The Battle for the Evangelical 20-Somethings
There are blind spots built into the discussion about who the next Christians are and what shape Christianity should take—blind spots which can only be really seen properly when the movement is put into dialogue with both history and other communities.
There are few things we evangelicals enjoy discussing these days more than the future of our own quirky movement. In 2008, Modern Reformation and Touchstone—two prominent religious magazines—both featured symposia on the question of evangelicalism's future, and last December the burgeoning inter-religious website Patheos made its first splash by doing the same. Michael Spencer, who was a prominent Christian blogger before dying last April from cancer, made national headlines when he forecast what he called "the coming evangelical collapse."
In an important sense, though, the question of evangelicalism's future is probably best answered by those who will be around to see it. And if two recent books are any indication, the future of the movement may be just as uncertain as it has ever been.
Gabe Lyons' The Next Christians provides an informal, story-laden overview of the distinctives of young leaders who are attempting to escape the long, paradoxical shadow of evangelicalism's simultaneous cultural withdrawal and cultural captivity. Lyons is something of an insider within evangelical leadership circles, co-founder of Catalyst and now as the leader of Q Ideas—and it shows. His data for "the next Christians" seems mostly dependent upon his extensive rolodex. It's a strength, not a vice, as his narrative style helps capture the ethos of the new evangelical leadership class and buttresses what would be an otherwise unsurprising theological point to those familiar with Kuyperian thinking: God is restoring every part of creation, and the "next Christians" are participating in that work.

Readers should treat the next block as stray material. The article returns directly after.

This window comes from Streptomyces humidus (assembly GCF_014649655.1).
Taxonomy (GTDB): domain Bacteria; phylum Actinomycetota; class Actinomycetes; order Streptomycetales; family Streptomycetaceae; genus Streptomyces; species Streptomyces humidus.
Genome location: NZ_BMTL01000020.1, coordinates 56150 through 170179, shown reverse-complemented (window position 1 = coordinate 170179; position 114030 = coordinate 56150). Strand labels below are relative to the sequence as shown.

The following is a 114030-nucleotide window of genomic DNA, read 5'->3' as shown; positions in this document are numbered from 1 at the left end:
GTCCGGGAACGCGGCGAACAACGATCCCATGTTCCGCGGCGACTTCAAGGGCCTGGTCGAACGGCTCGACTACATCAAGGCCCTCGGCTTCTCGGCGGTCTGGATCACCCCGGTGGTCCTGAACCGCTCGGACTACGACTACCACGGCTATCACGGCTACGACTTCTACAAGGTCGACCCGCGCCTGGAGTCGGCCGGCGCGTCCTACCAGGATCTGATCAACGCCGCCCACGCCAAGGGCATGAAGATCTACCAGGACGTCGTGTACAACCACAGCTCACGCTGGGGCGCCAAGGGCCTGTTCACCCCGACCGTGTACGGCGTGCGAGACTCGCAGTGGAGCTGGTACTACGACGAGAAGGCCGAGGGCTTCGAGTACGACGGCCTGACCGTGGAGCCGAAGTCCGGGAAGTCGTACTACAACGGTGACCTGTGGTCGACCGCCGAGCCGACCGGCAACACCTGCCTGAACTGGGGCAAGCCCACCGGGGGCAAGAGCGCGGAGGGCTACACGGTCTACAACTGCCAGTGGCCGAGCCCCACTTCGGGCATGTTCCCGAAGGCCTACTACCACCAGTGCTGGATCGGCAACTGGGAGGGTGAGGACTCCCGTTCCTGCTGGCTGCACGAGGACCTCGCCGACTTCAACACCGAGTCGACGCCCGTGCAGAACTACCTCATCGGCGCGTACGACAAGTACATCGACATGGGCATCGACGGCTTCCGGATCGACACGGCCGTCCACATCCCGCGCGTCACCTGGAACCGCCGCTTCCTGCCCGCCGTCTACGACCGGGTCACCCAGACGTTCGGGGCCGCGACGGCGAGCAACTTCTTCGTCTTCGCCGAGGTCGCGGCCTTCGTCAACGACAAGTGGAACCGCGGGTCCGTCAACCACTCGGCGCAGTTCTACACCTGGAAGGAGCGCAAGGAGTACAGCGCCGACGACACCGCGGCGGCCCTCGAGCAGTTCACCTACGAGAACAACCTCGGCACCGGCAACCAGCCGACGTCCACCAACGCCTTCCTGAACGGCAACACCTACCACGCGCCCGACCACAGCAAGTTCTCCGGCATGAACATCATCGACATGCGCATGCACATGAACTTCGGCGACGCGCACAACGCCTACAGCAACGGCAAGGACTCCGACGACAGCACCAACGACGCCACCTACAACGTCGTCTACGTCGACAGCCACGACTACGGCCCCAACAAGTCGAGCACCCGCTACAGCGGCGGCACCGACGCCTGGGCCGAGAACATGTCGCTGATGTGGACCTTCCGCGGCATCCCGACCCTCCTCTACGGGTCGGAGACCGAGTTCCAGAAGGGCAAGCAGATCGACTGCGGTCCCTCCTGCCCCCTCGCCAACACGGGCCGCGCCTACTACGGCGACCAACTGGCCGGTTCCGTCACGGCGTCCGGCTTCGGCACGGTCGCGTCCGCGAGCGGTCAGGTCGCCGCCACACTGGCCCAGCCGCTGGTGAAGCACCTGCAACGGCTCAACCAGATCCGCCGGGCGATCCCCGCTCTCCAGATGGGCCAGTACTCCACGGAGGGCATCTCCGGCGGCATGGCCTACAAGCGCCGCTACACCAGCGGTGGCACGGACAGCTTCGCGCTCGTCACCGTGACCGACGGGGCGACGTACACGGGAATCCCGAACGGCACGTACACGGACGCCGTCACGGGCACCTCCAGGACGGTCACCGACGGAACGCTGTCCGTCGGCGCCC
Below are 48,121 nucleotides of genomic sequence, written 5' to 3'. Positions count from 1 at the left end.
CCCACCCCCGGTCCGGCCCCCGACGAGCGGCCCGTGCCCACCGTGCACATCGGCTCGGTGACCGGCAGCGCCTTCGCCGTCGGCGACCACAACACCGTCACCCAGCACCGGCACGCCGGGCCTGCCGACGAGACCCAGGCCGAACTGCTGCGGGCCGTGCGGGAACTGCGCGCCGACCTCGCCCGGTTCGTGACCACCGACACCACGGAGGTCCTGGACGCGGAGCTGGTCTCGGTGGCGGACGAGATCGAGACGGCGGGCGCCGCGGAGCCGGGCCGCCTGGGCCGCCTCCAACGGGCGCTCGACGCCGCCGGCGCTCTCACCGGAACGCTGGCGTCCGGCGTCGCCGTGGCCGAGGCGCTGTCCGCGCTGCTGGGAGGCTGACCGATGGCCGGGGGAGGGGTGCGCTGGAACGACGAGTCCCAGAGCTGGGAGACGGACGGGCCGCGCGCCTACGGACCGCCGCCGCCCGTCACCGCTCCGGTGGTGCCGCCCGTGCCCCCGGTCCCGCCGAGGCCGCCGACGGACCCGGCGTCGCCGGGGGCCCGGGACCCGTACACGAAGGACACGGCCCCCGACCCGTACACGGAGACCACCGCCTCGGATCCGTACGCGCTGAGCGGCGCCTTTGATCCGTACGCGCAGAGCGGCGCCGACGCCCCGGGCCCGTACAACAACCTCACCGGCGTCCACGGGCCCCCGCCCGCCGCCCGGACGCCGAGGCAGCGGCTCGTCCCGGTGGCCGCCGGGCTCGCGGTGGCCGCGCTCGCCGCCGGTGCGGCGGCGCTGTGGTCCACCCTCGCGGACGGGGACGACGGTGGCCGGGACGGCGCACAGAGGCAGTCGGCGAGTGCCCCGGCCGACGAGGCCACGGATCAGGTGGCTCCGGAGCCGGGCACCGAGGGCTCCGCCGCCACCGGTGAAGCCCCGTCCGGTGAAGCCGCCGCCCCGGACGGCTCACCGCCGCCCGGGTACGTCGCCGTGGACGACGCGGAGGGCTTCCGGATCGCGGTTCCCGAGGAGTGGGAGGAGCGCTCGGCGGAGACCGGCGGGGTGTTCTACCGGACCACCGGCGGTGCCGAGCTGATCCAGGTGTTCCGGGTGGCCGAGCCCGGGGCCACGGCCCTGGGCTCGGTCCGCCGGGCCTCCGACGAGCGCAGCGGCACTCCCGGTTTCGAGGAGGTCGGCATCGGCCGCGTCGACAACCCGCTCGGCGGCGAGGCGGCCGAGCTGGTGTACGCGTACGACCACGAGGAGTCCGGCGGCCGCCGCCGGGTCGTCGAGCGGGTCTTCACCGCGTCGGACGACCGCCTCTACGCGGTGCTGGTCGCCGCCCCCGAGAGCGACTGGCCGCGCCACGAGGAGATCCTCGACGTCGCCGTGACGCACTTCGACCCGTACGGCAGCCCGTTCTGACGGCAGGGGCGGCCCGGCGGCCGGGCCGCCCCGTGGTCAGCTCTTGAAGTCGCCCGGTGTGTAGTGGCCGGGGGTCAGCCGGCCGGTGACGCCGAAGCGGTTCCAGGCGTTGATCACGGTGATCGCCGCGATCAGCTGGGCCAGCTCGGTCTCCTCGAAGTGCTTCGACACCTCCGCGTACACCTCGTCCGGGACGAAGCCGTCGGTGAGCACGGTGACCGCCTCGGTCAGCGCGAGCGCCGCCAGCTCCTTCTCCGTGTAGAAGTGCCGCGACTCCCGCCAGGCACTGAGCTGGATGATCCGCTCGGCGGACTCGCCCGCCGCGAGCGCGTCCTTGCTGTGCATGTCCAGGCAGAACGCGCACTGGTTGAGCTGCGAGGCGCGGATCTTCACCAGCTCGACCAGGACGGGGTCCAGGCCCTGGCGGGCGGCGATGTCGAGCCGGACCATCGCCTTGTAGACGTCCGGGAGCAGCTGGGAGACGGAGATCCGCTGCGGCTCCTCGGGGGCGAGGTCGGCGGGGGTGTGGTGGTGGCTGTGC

While Lyons describes "the next Christians," Brett McCracken examines and critiques what he dubs "hipster Christianity" (the title of his book), which exists within the tricky frontier between Christianity and "cool." Like Lyons, McCracken is something of an insider to the phenomenon—he has written reviews and opinions for "hipster Christian" tastemaker magazine Relevant for years. McCracken's book is something of a caution against the dangers of trendiness within Christianity. But while he isn't above the sort of cheeky zingers that hipster Christians seem to enjoy, he saves his real ammunition for those "wannabe hip churches" that are working just a bit too hard to make Christianity relevant to people's lives.